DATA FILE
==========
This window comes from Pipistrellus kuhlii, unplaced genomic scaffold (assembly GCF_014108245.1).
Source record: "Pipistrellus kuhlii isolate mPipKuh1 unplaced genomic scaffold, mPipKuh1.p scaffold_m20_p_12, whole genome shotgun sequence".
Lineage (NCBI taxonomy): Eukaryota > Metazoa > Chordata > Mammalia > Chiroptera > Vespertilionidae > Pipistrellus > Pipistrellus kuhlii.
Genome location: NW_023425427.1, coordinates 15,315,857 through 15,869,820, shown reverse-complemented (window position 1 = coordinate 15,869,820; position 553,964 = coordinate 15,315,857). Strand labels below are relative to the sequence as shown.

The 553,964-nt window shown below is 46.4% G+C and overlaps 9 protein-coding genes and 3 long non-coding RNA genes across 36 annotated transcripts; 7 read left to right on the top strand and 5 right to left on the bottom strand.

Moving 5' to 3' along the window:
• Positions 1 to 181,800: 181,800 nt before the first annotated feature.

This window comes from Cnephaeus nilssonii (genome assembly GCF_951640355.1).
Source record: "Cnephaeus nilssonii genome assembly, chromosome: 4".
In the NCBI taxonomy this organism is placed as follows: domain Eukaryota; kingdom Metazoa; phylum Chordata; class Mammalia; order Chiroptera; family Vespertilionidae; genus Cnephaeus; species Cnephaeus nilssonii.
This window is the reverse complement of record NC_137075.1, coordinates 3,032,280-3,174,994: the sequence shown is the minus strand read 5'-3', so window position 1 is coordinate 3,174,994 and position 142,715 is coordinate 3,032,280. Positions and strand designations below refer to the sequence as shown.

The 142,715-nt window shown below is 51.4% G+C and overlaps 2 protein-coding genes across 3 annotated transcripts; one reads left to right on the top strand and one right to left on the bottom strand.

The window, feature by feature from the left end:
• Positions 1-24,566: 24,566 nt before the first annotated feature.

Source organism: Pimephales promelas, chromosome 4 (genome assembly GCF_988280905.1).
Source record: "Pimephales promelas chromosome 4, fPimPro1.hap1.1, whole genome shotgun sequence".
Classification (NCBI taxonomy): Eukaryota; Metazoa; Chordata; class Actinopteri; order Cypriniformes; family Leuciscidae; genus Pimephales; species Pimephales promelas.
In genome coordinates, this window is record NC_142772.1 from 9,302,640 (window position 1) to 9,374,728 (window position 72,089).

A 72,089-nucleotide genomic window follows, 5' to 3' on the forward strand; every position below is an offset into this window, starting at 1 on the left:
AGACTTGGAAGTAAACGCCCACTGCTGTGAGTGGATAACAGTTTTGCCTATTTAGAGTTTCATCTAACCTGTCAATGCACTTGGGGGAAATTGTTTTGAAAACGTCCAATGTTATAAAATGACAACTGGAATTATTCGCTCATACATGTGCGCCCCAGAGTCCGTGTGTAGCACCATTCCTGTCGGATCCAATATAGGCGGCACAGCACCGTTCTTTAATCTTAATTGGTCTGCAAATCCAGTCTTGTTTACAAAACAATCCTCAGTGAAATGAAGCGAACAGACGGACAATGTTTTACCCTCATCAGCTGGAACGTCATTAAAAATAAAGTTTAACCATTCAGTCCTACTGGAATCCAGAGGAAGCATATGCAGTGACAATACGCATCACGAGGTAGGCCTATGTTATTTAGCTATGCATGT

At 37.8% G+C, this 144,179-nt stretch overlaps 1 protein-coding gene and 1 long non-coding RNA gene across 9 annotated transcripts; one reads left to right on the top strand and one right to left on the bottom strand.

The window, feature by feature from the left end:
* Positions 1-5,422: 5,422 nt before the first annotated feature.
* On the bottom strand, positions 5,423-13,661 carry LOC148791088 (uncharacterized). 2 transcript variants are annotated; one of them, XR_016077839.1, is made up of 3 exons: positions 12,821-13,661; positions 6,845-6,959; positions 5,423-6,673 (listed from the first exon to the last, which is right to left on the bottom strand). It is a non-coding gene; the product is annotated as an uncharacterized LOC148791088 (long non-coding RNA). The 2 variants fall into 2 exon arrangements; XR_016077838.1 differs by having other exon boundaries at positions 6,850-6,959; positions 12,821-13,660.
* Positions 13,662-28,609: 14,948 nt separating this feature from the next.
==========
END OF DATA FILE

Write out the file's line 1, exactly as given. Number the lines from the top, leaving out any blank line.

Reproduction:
This window comes from Pipistrellus kuhlii, unplaced genomic scaffold (assembly GCF_014108245.1).